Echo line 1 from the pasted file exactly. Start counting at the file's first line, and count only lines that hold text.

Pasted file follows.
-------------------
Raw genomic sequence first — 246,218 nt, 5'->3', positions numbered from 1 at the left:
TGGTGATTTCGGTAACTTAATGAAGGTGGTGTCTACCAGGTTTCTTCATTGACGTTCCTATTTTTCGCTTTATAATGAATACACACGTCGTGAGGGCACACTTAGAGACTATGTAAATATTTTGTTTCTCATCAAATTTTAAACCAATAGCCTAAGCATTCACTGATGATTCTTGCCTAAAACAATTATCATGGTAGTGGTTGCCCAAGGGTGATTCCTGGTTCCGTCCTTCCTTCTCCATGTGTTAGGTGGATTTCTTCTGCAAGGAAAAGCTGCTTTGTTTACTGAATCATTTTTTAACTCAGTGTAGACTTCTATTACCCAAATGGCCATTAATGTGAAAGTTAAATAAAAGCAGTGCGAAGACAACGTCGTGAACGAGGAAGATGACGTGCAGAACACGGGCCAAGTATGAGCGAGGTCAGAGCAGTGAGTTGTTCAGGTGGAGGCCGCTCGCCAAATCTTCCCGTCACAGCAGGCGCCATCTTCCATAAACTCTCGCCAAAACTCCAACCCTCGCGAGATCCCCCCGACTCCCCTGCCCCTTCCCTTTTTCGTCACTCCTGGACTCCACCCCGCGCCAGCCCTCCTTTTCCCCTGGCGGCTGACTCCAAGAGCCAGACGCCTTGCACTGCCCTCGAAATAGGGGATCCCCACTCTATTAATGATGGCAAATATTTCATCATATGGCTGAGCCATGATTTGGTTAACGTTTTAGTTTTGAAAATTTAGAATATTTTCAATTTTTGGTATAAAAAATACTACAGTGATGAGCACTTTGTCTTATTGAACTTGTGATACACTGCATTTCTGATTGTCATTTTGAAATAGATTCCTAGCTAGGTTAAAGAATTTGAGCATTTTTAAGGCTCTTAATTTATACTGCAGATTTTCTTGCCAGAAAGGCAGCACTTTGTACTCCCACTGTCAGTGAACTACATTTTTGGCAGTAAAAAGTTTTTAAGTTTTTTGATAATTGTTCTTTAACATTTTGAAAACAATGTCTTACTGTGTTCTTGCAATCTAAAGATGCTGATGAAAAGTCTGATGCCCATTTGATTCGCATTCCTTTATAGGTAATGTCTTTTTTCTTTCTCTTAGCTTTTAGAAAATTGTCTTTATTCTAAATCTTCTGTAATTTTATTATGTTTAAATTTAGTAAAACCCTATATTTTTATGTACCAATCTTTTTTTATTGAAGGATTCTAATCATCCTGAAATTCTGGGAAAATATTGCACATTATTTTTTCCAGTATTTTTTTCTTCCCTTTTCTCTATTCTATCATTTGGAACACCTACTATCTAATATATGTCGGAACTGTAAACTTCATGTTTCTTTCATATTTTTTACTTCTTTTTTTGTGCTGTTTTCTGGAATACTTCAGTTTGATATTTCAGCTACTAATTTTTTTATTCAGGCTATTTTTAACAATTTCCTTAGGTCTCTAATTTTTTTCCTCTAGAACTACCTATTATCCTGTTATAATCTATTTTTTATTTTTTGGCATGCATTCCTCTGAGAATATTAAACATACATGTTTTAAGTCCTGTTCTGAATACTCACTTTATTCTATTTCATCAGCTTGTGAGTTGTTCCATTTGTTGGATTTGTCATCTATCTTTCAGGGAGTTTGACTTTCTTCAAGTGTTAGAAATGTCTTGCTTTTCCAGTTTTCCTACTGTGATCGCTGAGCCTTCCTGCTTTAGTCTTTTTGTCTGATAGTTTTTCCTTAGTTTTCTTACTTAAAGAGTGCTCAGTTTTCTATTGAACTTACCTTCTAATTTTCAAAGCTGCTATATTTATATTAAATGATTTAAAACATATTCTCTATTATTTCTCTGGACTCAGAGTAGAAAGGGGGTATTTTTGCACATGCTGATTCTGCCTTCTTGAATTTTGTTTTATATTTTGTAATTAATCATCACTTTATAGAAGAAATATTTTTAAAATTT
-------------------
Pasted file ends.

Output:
Raw genomic sequence first — 246,218 nt, 5'->3', positions numbered from 1 at the left: